Copyright: Africville Heritage Trust

The Africville Museum serves as the historical conservator of the history of the place and its people. It is also a connector to communities far and wide in an effort to bridge conversations and understandings about what is important about the story of Africville and how it connects to other marginalized communities. 

In the last two years, the Africville Museum has partnered with various community groups across the country and beyond in the fields of education, urban planning, health and economics — all vital conversations to building and preserving communities. 

The Africville Heritage Trust Scholarship fund was established to assist descendants of Africville in the pursuit of higher learning. The fund distributes $5,000 yearly and to date has distributed more than $45,000.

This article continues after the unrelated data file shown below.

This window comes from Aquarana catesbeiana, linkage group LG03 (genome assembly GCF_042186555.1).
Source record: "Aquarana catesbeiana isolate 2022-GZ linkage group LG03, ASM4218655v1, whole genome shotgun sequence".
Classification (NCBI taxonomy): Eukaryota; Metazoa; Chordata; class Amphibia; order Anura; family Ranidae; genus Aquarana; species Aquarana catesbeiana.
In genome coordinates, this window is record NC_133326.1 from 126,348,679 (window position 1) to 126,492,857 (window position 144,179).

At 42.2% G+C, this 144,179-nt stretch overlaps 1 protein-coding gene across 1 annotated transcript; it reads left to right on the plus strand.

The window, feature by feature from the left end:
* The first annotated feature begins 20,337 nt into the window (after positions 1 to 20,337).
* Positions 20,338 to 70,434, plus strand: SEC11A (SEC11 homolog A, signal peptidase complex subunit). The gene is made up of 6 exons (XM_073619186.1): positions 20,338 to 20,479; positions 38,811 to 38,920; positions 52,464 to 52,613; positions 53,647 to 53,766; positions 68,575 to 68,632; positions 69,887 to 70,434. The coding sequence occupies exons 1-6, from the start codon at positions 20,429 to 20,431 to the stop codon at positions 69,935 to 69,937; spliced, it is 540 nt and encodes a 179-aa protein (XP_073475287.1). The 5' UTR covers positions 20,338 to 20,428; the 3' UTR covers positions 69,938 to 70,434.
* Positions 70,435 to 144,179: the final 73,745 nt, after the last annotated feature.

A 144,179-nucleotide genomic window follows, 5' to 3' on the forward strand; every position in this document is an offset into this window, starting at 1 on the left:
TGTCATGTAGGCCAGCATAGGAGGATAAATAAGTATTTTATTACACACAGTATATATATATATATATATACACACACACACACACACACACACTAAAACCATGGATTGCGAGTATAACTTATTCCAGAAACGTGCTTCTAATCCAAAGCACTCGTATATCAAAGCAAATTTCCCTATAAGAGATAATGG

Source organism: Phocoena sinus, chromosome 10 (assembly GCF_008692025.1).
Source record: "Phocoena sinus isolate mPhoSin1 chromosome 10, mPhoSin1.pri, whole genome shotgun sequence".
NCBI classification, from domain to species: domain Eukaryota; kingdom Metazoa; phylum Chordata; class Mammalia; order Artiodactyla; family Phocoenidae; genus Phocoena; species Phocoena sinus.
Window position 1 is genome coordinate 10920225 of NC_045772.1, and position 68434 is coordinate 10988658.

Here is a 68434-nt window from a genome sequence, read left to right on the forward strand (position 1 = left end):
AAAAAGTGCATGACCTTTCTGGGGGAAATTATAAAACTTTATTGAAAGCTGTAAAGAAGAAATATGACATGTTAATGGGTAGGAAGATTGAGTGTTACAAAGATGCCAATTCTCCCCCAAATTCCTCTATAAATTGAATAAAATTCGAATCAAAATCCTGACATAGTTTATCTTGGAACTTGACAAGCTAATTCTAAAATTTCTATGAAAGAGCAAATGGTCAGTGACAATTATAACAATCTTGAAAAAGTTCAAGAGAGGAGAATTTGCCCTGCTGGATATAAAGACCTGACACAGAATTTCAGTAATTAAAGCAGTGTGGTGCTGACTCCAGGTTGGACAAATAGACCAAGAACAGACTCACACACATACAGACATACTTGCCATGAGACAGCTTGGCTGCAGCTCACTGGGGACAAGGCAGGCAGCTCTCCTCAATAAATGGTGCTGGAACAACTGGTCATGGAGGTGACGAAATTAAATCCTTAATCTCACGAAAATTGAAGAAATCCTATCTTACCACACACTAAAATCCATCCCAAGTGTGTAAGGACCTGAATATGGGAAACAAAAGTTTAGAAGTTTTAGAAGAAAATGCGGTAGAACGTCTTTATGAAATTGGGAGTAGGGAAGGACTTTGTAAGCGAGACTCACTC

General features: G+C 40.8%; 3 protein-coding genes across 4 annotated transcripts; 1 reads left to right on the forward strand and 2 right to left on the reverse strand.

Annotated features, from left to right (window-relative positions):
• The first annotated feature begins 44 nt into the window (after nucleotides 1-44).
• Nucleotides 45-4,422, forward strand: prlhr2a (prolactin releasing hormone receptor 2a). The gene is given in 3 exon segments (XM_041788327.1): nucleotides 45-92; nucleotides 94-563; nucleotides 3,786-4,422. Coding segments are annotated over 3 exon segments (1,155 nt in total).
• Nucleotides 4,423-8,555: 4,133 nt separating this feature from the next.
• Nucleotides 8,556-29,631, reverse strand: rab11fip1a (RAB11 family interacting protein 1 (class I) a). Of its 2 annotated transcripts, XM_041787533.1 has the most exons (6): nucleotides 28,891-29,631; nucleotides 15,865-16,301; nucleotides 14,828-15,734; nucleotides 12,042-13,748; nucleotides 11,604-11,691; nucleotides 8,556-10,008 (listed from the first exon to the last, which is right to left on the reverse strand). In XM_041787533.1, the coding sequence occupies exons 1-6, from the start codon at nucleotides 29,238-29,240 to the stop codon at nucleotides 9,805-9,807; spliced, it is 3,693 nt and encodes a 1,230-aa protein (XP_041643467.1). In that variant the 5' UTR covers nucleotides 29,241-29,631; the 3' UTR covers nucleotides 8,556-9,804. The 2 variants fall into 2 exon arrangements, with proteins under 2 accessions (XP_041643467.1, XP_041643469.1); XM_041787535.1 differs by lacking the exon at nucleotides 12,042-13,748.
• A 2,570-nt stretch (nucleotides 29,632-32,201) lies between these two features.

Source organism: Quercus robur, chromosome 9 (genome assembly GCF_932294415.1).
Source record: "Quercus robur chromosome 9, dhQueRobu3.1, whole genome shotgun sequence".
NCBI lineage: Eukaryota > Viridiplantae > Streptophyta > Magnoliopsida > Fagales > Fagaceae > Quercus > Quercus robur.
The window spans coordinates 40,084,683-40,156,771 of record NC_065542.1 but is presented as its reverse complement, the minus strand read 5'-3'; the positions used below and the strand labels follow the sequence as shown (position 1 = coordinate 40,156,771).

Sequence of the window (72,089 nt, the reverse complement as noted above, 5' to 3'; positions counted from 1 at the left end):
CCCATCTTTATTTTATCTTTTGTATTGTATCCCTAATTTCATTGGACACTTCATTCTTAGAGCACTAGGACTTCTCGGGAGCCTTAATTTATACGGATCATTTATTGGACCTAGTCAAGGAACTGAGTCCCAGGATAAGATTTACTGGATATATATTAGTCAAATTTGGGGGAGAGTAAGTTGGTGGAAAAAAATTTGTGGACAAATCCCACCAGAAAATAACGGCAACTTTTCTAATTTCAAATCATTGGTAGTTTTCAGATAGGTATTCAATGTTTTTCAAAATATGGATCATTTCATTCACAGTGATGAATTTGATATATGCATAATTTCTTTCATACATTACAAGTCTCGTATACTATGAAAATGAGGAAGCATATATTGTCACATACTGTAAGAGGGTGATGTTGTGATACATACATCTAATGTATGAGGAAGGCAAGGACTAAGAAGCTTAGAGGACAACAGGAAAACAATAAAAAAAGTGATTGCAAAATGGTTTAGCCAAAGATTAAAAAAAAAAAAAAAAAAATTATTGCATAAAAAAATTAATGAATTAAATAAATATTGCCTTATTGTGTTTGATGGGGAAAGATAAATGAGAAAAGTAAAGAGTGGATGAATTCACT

As COVID-19 closed the doors to businesses all over the world, the Africville Museum was challenged with ways of continuing to engage communities in a safe and enjoyable way. In the summer of 2020, an old seacan storage unit was converted into a work of art. A mural displaying the likes of Africville born boxing legend George Dixon was created and unveiled in an outdoor social distancing event. 

Copyright: Africville Heritage Trust

In the fall of 2020, an exhibit that was scheduled to travel was repurposed as a backdrop for a new social distancing experience. Inside a yurt, people could stand in their own bubbles and experience Africville Ghosts. Throughout the spring and summer, people enjoyed free yoga and tai-chi classes on the land, overlooking the water. In the fall, In the Africville Kitchen: The Comforts of Home, was created and hit the shelves. Filled with local community recipes, it is a unique piece of history. It is so important to share stories in new and creative ways. 

Learn more and make a donation in support of Africville Museum to help preserve and share history. Visit africvillemuseum.org to learn more about the history of Africville.